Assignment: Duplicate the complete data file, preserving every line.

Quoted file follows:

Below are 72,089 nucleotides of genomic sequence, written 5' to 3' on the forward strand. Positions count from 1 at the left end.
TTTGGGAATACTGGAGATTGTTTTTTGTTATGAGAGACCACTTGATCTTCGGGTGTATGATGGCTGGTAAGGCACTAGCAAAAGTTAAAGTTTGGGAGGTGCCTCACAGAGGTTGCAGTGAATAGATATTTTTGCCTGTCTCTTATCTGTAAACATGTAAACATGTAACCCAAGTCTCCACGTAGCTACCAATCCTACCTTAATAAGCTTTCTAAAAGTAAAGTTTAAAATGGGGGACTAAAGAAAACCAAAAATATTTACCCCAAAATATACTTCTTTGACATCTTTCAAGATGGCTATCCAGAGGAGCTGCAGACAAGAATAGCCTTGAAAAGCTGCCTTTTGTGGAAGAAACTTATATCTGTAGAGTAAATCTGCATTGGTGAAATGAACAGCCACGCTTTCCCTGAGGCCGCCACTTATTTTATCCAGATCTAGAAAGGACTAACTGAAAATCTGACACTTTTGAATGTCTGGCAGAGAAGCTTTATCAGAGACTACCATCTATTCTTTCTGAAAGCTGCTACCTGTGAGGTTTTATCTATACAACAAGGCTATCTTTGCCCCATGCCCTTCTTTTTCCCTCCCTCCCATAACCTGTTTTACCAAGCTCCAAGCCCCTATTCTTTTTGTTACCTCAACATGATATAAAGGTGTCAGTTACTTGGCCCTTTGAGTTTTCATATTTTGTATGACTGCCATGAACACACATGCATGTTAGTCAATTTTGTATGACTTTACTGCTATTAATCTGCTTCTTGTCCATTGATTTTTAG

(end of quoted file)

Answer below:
Below are 72,089 nucleotides of genomic sequence, written 5' to 3' on the forward strand. Positions count from 1 at the left end.
TTTGGGAATACTGGAGATTGTTTTTTGTTATGAGAGACCACTTGATCTTCGGGTGTATGATGGCTGGTAAGGCACTAGCAAAAGTTAAAGTTTGGGAGGTGCCTCACAGAGGTTGCAGTGAATAGATATTTTTGCCTGTCTCTTATCTGTAAACATGTAAACATGTAACCCAAGTCTCCACGTAGCTACCAATCCTACCTTAATAAGCTTTCTAAAAGTAAAGTTTAAAATGGGGGACTAAAGAAAACCAAAAATATTTACCCCAAAATATACTTCTTTGACATCTTTCAAGATGGCTATCCAGAGGAGCTGCAGACAAGAATAGCCTTGAAAAGCTGCCTTTTGTGGAAGAAACTTATATCTGTAGAGTAAATCTGCATTGGTGAAATGAACAGCCACGCTTTCCCTGAGGCCGCCACTTATTTTATCCAGATCTAGAAAGGACTAACTGAAAATCTGACACTTTTGAATGTCTGGCAGAGAAGCTTTATCAGAGACTACCATCTATTCTTTCTGAAAGCTGCTACCTGTGAGGTTTTATCTATACAACAAGGCTATCTTTGCCCCATGCCCTTCTTTTTCCCTCCCTCCCATAACCTGTTTTACCAAGCTCCAAGCCCCTATTCTTTTTGTTACCTCAACATGATATAAAGGTGTCAGTTACTTGGCCCTTTGAGTTTTCATATTTTGTATGACTGCCATGAACACACATGCATGTTAGTCAATTTTGTATGACTTTACTGCTATTAATCTGCTTCTTGTCCATTGATTTTTAG